It’s a simple statement, but I honestly don’t know what it means.
It’s said by testing pundits at conferences and by project managers who want to make a point that there is truth in the numbers they are using in their reports, but to me, there’s always the fine print – caveats and provisos in 3-point font at the bottom of the contract.
Here is a stat from the Golf Channel https://www.thegolfchannel.com/tour-insider/numbers-dont-lie-do-they-34388/
Joe Durant led the Tour in driving accuracy, hitting 74.9 percent of his fairways.
Furthermore, he was third in hitting greens — 70.58 percent.
Seems like he should be the top money-maker on the tour last year, but no. He was 182nd.
Why was that?
Because he was 137th in putting average.
That means he had trouble sinking his putts to get a good score for each hole.
Maybe it’s why golfers say “drive for show, putt for dough.”
Gathering that kind of “fine print” context is known as “framing” – it’s a reference point to make the data tell a different story. The reason I don’t understand “numbers don’t lie” is that there are all kinds of different stories that statistics can say depending on how you frame it, depending on the context you discover.
People don’t need to be told when to scrutinize numbers. If they don’t believe, they will automatically question it. The thing is, they might not know how. When we hear something, images and assumptions run through our mind so fast that we often don’t have to time to think.
Given that, let’s take some time right here to slow things down — like an instant replay.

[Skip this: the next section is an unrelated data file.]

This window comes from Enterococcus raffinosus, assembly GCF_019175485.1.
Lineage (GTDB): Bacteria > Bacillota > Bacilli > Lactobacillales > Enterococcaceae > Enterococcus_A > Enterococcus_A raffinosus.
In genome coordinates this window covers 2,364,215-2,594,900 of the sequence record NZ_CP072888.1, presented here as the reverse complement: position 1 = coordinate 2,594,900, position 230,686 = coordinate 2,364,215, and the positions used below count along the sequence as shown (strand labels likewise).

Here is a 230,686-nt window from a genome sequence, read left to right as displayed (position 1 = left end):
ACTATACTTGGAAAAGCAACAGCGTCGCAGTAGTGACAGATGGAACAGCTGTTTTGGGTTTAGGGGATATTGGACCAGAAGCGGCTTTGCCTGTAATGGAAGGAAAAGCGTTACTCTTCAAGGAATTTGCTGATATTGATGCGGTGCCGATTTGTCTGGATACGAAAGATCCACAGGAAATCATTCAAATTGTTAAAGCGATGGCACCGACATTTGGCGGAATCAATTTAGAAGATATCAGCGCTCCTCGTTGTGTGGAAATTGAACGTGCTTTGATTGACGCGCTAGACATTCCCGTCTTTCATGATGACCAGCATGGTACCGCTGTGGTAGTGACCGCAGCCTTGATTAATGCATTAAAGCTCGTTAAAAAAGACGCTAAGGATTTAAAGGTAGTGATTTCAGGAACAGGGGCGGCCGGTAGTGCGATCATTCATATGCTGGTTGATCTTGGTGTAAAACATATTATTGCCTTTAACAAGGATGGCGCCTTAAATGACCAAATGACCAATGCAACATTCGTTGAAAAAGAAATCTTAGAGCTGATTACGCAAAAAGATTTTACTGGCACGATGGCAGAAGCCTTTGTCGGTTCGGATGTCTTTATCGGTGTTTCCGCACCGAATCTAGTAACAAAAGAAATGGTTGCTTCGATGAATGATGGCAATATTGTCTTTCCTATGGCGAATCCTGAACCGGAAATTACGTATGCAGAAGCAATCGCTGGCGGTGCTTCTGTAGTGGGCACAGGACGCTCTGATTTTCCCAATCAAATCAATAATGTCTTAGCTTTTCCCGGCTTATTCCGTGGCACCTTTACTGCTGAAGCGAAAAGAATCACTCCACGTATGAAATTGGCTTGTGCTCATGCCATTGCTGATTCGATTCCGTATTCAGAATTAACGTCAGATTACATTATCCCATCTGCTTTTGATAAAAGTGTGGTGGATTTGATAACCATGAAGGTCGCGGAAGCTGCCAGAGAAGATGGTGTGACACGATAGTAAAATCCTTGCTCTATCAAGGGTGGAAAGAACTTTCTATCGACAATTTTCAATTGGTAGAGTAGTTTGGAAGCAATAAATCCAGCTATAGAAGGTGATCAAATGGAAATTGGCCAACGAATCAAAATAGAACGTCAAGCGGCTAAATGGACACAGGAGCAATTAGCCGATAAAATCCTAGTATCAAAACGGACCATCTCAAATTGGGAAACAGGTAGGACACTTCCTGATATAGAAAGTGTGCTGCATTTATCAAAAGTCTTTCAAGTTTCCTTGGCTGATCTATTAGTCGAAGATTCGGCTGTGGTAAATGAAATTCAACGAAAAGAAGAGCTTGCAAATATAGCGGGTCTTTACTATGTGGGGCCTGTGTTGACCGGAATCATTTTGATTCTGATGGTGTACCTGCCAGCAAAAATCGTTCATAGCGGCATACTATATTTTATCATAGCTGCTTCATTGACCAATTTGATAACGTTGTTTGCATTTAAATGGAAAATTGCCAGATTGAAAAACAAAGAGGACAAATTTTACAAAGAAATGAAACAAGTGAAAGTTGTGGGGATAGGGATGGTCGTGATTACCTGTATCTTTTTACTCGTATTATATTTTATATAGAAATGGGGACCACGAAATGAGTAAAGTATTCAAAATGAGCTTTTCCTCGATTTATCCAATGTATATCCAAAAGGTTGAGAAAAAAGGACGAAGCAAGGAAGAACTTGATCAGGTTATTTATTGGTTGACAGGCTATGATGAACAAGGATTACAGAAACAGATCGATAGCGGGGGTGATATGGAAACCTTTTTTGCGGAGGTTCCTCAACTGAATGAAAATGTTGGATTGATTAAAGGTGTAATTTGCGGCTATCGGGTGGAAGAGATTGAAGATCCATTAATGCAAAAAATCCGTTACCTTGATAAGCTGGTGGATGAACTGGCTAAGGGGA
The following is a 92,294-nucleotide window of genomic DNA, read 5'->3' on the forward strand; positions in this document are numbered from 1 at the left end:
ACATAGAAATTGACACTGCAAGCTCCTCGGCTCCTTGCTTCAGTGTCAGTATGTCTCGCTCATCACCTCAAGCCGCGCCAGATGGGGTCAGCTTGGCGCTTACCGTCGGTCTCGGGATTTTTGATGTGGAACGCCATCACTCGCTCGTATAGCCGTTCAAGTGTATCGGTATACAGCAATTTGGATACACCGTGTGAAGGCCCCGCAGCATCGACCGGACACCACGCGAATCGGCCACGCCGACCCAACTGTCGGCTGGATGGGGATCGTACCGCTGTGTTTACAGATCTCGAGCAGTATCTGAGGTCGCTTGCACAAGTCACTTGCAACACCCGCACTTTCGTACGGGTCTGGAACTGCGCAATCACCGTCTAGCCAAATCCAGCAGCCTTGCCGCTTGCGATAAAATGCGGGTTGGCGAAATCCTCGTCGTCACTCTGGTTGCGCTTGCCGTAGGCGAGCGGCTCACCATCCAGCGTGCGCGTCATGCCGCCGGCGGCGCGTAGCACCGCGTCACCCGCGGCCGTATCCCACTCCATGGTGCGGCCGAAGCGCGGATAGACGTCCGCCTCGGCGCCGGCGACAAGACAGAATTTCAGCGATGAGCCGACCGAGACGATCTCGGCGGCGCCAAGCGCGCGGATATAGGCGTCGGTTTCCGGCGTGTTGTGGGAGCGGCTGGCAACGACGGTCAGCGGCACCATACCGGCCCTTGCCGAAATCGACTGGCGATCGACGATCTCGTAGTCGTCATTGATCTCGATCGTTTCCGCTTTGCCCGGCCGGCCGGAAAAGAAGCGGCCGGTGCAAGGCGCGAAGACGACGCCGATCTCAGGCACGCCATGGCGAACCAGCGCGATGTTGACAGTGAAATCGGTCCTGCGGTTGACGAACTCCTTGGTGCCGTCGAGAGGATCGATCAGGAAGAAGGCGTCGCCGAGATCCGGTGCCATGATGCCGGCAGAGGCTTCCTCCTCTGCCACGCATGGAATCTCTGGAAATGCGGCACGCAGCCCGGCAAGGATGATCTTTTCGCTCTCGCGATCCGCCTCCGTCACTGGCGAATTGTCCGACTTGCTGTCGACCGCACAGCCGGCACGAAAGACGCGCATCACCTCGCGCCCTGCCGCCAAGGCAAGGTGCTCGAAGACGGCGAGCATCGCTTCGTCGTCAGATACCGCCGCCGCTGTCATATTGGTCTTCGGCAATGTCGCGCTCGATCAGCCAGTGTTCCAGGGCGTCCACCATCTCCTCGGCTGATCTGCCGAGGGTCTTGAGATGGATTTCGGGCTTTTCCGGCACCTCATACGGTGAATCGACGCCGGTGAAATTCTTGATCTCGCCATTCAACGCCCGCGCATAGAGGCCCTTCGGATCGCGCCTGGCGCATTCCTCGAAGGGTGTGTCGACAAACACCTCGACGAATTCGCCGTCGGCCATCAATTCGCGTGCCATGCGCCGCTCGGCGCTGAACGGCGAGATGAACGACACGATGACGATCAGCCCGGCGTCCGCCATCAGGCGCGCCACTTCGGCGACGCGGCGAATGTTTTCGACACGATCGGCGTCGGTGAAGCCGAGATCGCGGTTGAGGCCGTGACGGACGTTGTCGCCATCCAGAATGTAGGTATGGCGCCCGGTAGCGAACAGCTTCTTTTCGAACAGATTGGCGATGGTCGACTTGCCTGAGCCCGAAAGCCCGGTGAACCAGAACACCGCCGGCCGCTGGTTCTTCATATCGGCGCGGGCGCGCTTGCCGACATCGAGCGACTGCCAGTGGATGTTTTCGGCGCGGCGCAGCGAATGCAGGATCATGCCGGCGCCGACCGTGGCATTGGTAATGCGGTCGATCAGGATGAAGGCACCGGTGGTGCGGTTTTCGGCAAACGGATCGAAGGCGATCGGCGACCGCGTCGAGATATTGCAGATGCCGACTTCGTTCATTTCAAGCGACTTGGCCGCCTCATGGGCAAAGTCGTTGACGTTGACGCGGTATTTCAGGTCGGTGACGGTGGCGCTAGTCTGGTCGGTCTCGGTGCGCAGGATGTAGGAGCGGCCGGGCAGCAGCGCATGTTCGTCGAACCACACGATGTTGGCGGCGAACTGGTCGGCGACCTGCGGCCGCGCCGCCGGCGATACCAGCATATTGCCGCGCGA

Any number, any statistic is like software. It can be tested.
Here are some statistics to consider. Each of these has a framing context that makes it a half-truth, or that makes it risky to believe:
1) After 500 downloads, zero bugs have been reported in the three weeks since release.
Let’s look at that in slo-mo…
a. No one has actually *deployed* the software yet;
b. Release was on 12/15, so no one as around to test it during the Christmas / Hanukah / Kwanzaa / New Year holidays;
c. All kinds of bugs were found, but no one has uploaded the reports yet;
d. Due to a bug in the download report, a download is mistaken for a site visit, and no one has actually downloaded the software due to another bug
e. The bug reporting mechanism is broken and no one knows it.
2) We’ve run 123,000 tests.
Let’s take another look at that…
a. Each character combination on the character map is considered a test case.
b. This includes tests that were run in the past four years, not just the current cycle.
c. 2 million additional tests have not been run.
d. Each line of all the test procedures is considered a “case”.
e. It’s a repetitive stress test: 1 test run 123,000 times.
3) 100% of our tests are passing.
And here’s the slowed down replay…
a. We’ve only run 10 tests out of 3000.
b. We’re only counting automated tests.
c. Who’s “our”? Maybe a lot more important tests from an outside vendor are failing.
d. We’ve only tested on one supported platform or configuration.
e. A bug in the test harness considers the wrong machine state or return code as “passing.”
My best advice for testing statements like this might take some courage. It also might take some diplomacy and patience – especially in meetings when everyone wants to get to the heart of why the presenter is using whatever numbers and statistics they’re using.
Remember, you have the right to know what it is you’re “buying” by listening to someone report. You have the right to slow things down, examine some of the key words in the sentence and test them. It may not be a contract you’re signing, but it could help you know what the truth might be.